What If #4 is among my all-time favorite comic books. It dropped in the midst of The Invaders run by the same team which was then producing the comic, and unlike most all of the other stories in the series was intended from the get-go to be canonical. (It should be included in every collection, which it is in the most recent two-volume version I see.) It seeks to solve a problem only comic book nerds would perceive or feel needed a solution - specifically the timeline of Captain America. Being one of those aforementioned comic book nerds, I lapped it up with glee.
The problem began at the very beginning of Cap's Marvel career when the powers that were decided to reach into the freezer of legacy heroes and grab out a "Capsicle". The decision to have had Cap on ice (literally) since the end of World War II seemed straightforward enough for fans who because of their youth were unaware of the large tapestry of Timely-Atlas-Marvel which had featured the Living Legend off and on for a few decades. Stan and Jack had a great idea and its drama speaks to everyone, as Cap was made into a modern-day Rip Van Winkle so as to offset his noble but seemingly naive beliefs against the urbane modern world. If you think Cap is an utter fool, then perhaps your worldview is in need of adjustment.
But that aside, there was the problem of the Captain America of the 1950's when Atlas wanted to revive its superheros. If Cap was on ice then how could he be a professor along with Bucky in 1953? The answer was devised and presented by Steve Englehart and Sal Buscema in Captain America #153-156, four of the best Cap stories I ever read in my life. My pulse quickened as this clash between the Caps unfolded.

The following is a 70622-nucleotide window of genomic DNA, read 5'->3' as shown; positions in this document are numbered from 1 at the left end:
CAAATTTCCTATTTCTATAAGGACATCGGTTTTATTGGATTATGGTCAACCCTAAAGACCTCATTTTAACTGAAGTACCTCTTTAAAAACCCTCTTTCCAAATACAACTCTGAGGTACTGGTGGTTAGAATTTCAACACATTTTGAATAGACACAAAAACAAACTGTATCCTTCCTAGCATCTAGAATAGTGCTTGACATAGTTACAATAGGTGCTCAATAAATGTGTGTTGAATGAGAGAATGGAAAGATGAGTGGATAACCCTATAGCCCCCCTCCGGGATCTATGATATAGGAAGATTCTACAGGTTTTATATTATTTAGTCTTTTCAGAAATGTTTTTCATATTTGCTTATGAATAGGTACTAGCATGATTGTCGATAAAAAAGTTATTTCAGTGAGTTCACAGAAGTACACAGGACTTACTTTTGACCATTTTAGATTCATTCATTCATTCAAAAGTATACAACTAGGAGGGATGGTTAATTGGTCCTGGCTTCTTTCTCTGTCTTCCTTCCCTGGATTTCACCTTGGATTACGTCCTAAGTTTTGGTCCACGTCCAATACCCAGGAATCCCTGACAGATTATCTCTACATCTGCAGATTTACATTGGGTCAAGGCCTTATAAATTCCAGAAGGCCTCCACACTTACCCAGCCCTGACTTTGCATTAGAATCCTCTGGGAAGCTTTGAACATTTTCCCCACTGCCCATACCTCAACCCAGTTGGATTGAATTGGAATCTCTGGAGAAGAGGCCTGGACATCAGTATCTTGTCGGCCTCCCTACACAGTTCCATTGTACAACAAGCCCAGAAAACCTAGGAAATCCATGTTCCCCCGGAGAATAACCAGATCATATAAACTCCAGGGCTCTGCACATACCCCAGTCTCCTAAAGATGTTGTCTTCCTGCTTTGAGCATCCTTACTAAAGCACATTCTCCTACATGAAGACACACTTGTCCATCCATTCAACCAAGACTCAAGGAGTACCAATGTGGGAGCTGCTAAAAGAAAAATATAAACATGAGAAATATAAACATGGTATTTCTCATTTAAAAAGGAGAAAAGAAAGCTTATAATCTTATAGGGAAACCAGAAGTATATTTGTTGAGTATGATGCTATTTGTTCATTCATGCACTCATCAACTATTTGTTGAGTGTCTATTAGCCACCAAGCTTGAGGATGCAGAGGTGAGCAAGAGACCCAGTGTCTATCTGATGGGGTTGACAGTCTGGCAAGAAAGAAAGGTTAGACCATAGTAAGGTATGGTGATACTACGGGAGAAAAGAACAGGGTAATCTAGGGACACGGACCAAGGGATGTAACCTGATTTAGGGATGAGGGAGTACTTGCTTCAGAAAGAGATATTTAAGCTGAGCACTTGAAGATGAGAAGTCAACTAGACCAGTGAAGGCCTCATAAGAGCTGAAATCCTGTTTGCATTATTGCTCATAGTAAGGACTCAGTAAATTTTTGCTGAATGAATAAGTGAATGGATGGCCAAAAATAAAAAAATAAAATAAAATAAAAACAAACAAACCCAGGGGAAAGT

But that solution left out the post-war Captain America seen in issues of his own self-titled comic and other places such as All Winners. In fact Cap and Bucky had been part of the All-Winners Squad with two documented adventures. How could that be?
What If #4 had the answer.
We begin with a scene first shown in Avengers #4 and later expanded in Avengers #56 in which Cap and Bucky confront the hooded Nazi, Baron Zemo.
|Roy Thomas and John Buscema - Avengers #56 1968|
|Roy Thomas and Frank Robbins - What If #4 1977|
|Stan Lee and Jack Kirby - The Avengers #4 1964|
|Stan Lee and Jack Kirby - Captain America #112 1969|
|Captain America I|
|Captain America II|
Later, after the war the Liberty Legion disbands and Miss America and Whizzer join the ranks of the team which is renamed "The All-Winners Squad" since "The Invaders" makes even less sense than it did before. Later still the team breaks up and the members go their separate ways, no less committed to righting wrongs.
|(Note the "No Strings" line. First time?)|
|Captain America III|
|Captain America IV|
This is whopper of tale, rendered with gusto and glee by Roy Thomas, Frank Robbins and Frank Springer. A story which kites through the years with aplomb and which opens up the history of the Marvel Universe in fresh and exciting ways.
What was a problem became an opportunity and What If #4 seized that opportunity.